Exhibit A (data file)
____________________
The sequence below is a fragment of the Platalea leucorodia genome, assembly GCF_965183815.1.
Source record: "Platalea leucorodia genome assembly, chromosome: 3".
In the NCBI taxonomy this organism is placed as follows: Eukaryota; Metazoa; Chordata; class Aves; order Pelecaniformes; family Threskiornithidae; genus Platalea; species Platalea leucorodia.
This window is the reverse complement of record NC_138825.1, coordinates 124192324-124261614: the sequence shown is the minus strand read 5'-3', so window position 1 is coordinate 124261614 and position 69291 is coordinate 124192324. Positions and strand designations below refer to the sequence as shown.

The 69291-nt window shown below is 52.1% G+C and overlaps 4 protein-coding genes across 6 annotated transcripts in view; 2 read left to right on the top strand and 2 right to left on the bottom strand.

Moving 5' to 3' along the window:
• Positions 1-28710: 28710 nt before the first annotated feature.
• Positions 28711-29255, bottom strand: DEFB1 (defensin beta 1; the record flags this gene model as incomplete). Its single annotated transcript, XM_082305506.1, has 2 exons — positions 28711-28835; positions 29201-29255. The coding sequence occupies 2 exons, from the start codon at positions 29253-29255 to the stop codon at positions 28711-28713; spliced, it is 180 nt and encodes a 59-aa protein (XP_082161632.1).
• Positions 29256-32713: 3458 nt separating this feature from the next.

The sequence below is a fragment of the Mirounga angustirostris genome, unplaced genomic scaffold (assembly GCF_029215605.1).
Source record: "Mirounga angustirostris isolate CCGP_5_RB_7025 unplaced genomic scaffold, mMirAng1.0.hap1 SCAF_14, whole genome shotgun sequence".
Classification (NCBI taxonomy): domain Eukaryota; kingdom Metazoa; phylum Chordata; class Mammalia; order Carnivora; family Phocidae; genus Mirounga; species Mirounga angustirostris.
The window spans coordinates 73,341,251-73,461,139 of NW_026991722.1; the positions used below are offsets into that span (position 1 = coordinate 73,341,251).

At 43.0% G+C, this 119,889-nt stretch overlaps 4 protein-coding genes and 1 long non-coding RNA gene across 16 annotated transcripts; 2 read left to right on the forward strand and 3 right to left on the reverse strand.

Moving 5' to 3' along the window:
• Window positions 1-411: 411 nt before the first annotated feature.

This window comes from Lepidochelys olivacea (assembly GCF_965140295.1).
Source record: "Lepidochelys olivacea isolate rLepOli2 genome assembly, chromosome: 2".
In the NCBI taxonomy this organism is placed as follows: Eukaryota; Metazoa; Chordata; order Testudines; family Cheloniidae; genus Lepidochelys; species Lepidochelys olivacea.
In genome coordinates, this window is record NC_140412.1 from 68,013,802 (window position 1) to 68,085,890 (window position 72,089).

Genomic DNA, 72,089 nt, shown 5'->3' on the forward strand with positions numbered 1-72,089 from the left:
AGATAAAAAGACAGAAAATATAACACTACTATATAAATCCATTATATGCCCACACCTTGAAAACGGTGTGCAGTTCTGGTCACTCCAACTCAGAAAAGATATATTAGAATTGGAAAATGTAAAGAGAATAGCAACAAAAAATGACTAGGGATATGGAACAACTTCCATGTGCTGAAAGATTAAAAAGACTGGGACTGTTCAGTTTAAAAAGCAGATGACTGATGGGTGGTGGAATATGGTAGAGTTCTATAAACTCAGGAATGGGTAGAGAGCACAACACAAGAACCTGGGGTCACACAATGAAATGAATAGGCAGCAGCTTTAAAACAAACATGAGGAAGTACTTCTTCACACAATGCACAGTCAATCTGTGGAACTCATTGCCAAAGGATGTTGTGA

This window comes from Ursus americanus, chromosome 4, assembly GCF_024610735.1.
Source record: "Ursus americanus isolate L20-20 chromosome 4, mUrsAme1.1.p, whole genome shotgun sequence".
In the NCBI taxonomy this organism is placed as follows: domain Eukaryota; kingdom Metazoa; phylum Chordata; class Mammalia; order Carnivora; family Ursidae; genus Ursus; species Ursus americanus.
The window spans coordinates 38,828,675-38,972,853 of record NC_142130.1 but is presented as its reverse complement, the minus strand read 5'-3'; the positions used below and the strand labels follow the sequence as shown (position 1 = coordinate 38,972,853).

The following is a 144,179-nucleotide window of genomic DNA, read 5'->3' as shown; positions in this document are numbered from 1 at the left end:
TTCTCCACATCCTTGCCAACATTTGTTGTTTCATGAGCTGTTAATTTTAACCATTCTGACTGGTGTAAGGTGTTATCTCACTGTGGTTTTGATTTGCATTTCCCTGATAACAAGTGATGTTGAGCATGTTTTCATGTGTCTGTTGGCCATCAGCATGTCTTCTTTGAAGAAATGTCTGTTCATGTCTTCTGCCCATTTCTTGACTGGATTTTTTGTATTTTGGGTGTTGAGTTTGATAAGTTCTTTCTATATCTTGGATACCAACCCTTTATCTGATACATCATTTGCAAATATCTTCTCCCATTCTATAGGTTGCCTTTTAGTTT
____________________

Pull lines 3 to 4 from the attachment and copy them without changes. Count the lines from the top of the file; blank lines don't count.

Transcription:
In the NCBI taxonomy this organism is placed as follows: Eukaryota; Metazoa; Chordata; class Aves; order Pelecaniformes; family Threskiornithidae; genus Platalea; species Platalea leucorodia.
This window is the reverse complement of record NC_138825.1, coordinates 124192324-124261614: the sequence shown is the minus strand read 5'-3', so window position 1 is coordinate 124261614 and position 69291 is coordinate 124192324. Positions and strand designations below refer to the sequence as shown.